iOnctura in the news: Emerging Company Profile by Scrip Informa Pharma Intelligence

iOnctura Develops Next-Generation PI3K-Delta Inhibitors For Cancer

Executive Summary

Emerging Company Profile: Switzerland’s iOnctura is working on PI3K-delta inhibitors and autotaxin inhibitors that have potential in solid tumors and cancer-associated fibrosis.

The European start-up iOnctura SA is developing candidate products with immuno-oncologic and direct anti-tumor properties, and has just dosed its first patient in a Phase I study with lead compound IOA-244, which is supported by funding from a €15m ($16.5m) series A round completed earlier this year.

Geneva, Switzerland-based iOnctura was spun out of Merck KGaA in June 2017 to work on compounds licensed from that company and Cancer Research UK with novel next-generation mechanisms of action and great potential in cancer and fibrosis, according to founder and CEO, Catherine Pickering.

Over the past two-to-three years, iOnctura’s strategy has been to “bring a basket of assets into the company, and to use our seed money to work closely with Cancer Research UK on all five molecules, and then to select the best two or three molecules to take forward,” Pickering explained.

iOnctura’s CEO is well placed for that process, having led the global oncology and immuno-oncology licensing group at Merck KGaA, and having started her career in the industry in technology transfer at the UK’s Institute of Cancer Research.

“The concept of the company was created over a few months, and I talked it over with Merck KGaA’s corporate venture capital arm, Merck Ventures (now M Ventures) and the company’s management, and both were supportive,” Pickering said.

Merck Ventures provided the initial seed funding to iOnctura and Cancer Research Technology, the commercial arm of Cancer Research UK, has received an equity holding in exchange for iOnctura receiving an exclusive global option on three immuno-oncology assets. The company announced on 18 February that it exercised the global option on two projects from Cancer Research UK, an investigational new drug (IND) application-stage autotaxin inhibitor and a preclinical anti-CD73 antibody.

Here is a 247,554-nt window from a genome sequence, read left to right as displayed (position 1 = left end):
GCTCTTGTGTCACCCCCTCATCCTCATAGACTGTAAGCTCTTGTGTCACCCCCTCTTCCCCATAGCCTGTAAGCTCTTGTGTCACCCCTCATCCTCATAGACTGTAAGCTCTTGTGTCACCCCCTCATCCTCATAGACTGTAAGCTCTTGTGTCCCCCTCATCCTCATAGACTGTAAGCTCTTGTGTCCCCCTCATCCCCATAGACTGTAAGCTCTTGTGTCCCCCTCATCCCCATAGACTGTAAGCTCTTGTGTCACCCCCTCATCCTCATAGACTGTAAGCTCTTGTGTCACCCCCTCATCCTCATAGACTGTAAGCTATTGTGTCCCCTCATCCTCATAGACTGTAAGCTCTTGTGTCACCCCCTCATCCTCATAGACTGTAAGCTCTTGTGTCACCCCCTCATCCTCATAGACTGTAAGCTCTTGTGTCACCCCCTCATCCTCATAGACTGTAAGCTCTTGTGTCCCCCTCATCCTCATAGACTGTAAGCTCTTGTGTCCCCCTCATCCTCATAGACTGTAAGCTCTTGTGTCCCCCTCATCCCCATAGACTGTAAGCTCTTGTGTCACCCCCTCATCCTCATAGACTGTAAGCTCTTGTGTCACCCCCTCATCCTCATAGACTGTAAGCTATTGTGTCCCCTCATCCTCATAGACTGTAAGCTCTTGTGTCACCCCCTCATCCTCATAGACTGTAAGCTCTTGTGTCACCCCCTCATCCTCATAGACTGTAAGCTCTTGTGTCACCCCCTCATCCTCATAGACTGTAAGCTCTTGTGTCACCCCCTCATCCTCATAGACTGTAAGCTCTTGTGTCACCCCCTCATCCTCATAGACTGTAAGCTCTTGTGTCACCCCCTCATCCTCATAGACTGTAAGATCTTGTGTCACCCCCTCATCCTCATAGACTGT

Merck’s corporate VC arm continued to support iOnctura in its series A round, completed in January, which was led by INKEF Capital and VI Partners, and joined by a new private equity investor, Schroder Adveq.

“We were very pleased with the series A, which validated the company’s approach, gave iOnctura visibility and indicated that our investors continue to be very supportive,” Pickering remarked. “It also allowed us to push the button on starting a clinical trial, which was something that as a company with a small team we’re very excited about.”

iOnctura is using the proceeds of the series A to move its lead molecule IOA-244, a highly selective PI3K-delta inhibitor, into a Phase I trial in solid tumors and a second compound, the autotaxin inhibitor IOA-289, through IND-enabling studies.

Phosphoinositide 3-kinase inhibitors are already available for the treatment of hematologic cancers, such as Gilead Sciences Inc.’s Zydelig (idelalisib), and Bayer AG’s Aliqopa (copanlisib), and others are in development, including TG Therapeutics Inc.’s umbralisib.  (Also see “TG’s Follicular Lymphoma Data Suggest Umbralisib Could Succeed In PI3K Delta Class” – Scrip, 28 Oct, 2019.)

That said, the PI3K enzyme appears to be part of several cellular signaling pathways, and only relatively recently has the enzyme’s expression on regulatory T-cells attracted attention, Pickering explained.